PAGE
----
In this radical reexamination of the notion of cannibalism, Gananath Obeyesekere offers a fascinating and convincing argument that cannibalism is mostly "cannibal talk," a discourse on the Other engaged in by both indigenous peoples and colonial intruders that results in sometimes funny and sometimes deadly cultural misunderstandings. Turning his keen intelligence to Polynesian societies in the early periods of European contact and colonization, Obeyesekere deconstructs Western eyewitness accounts, carefully examining their origins and treating them as a species of fiction writing and seamen's yarns. Cannibalism is less a social or cultural fact than a mythic representation of European writing that reflects much more the realities of European societies and their fascination with the practice of cannibalism, he argues. And while very limited forms of cannibalism might have occurred in Polynesian societies, they were largely in connection with human sacrifice and carried out by a select community in well-defined sacramental rituals. Cannibal Talk considers how the colonial intrusion produced a complex self-fulfilling prophecy whereby the fantasy of cannibalism became a reality as natives on occasion began to eat both Europeans and their own enemies in acts of "conspicuous anthropophagy."
List of Illustrations
List of Abbreviations
1. Anthropology and the Man-Eating Myth
2. “British Cannibals”: Dialogical Misunderstandings in the South Seas
3. Concerning Violence: A Backward Journey into Maori Anthropophagy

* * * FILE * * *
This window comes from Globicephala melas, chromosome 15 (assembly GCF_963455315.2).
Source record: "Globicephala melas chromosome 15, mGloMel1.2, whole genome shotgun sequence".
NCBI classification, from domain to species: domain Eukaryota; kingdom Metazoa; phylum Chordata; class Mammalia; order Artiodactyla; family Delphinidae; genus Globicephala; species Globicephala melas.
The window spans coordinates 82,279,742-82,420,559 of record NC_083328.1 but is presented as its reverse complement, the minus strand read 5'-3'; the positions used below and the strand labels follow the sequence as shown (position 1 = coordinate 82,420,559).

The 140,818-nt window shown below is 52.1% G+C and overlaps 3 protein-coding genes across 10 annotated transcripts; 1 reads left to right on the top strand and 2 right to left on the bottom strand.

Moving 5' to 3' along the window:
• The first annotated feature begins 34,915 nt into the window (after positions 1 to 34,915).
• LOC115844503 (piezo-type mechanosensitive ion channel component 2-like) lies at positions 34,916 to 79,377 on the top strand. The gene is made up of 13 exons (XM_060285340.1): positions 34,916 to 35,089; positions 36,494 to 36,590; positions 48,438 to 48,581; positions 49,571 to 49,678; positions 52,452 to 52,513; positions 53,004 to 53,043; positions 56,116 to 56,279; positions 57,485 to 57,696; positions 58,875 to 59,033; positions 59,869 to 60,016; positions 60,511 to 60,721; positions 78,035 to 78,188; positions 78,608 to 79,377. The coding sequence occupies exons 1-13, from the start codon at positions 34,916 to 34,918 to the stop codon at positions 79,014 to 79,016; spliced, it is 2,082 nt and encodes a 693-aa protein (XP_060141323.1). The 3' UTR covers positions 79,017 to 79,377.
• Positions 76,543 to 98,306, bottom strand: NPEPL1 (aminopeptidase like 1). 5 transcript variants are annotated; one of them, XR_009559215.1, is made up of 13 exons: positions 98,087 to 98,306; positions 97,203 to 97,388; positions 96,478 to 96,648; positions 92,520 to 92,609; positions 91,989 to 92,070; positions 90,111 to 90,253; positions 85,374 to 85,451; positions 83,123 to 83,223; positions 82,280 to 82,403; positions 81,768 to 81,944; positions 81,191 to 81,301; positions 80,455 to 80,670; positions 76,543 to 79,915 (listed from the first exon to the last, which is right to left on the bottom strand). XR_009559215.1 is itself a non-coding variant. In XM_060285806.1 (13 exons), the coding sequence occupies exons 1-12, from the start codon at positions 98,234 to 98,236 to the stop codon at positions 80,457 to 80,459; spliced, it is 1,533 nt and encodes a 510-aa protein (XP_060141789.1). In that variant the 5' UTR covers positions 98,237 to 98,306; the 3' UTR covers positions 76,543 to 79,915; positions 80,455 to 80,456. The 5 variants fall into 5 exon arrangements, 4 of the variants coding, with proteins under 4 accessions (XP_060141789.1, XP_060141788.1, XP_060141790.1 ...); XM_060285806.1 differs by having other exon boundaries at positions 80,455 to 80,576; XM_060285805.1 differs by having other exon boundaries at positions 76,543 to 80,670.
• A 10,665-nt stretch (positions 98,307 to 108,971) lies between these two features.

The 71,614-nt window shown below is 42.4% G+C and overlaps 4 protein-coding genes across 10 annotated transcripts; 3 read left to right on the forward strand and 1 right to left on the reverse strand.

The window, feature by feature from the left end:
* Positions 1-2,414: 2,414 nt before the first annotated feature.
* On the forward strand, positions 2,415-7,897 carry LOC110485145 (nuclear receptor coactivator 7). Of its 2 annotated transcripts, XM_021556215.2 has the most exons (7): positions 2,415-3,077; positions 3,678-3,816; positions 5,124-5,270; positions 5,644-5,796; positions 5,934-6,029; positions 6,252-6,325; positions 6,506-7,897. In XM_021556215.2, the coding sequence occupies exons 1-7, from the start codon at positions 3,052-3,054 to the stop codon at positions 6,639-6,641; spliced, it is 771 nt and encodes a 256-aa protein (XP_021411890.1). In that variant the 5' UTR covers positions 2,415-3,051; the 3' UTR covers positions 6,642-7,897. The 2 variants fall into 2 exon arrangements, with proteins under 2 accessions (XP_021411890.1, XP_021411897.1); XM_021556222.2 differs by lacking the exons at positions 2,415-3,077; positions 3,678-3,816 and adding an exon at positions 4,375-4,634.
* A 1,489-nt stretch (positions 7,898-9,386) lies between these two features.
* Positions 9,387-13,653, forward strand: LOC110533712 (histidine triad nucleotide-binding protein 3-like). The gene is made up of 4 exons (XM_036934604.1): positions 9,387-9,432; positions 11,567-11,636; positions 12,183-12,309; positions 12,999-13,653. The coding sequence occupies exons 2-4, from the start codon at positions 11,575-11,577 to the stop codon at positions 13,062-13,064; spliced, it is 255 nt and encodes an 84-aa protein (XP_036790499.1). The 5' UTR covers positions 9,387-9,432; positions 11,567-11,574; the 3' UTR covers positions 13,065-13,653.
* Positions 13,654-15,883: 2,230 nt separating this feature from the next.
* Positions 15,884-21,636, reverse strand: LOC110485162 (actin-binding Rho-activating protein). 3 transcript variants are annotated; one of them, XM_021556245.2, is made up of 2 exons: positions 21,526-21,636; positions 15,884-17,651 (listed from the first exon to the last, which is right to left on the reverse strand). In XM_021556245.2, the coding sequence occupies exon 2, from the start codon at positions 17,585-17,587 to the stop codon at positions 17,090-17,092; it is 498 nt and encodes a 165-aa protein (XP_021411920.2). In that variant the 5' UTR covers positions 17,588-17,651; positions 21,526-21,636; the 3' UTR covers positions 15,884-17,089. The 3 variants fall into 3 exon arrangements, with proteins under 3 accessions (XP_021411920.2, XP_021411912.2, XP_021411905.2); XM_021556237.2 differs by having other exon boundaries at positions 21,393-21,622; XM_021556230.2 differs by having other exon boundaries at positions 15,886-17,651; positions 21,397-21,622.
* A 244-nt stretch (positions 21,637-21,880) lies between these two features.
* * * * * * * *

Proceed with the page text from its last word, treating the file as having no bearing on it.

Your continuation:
4. Savage Indignation: Cannibalism and the Parodic
5. The Later Fate of Heads: Cannibalism, Decapitation, and Capitalism
6. Cannibal Feasts in Nineteenth-Century Fiji: Seamen’s Yarns and the Ethnographic Imagination
7. Narratives of the Self: Chevalier Peter Dillon’s Fijian Cannibal Adventures
8. On Quartering and Cannibalism and the Discourses of Savagism
Gananath Obeyesekere is Professor of Anthropology, Emeritus, at Princeton University. He is the author of Imagining Karma: Ethical Transformation in Amerindian, Buddhist, and Greek Rebirth (California, 2002), The Apotheosis of Captain Cook: European Mythmaking in the Pacific (1997), The Work of Culture: Symbolic Transformation in Psychoanalysis and Anthropology (1990), The Cult of the Goddess Pattini (1984), and Medusa's Hair: An Essay on Personal Symbols and Religious Experience (1984).
“Unravels like a detective story . . . With the background of the cartoon image of cannibals stewing unlucky explorers, I cannot help but think of Obeyesekere’s work as an un-stewing of history. It is rare to find such thorough attention both to detail and to the grand picture. . . . The entire book is a pleasure to read. It is full of humor; the irony and sarcasm throughout remind us that not everything should be taken seriously or at face value. . . . The contributions of this book extend not only to the general anthropological literature but also to our understanding of psyche, society, and history.”—Sara M Bergstresser Ethos
"A tour de force: meticulously argued, nuanced, and wideranging in its interpretations. In the hands of a master, the prodigious scholarship and large intellectual appetite make for a very convincing, comprehensive work."—George Marcus, coeditor of Writing Culture
"The sheer scope of Cannibal Talk
is remarkable, and its contribution to the anthropology of colonialism outstanding. Obeyesekere's research, original thinking, and applied reading are unrivalled on the discourses of cannibalism and their implications. "—Paul Lyons, University of Hawai'i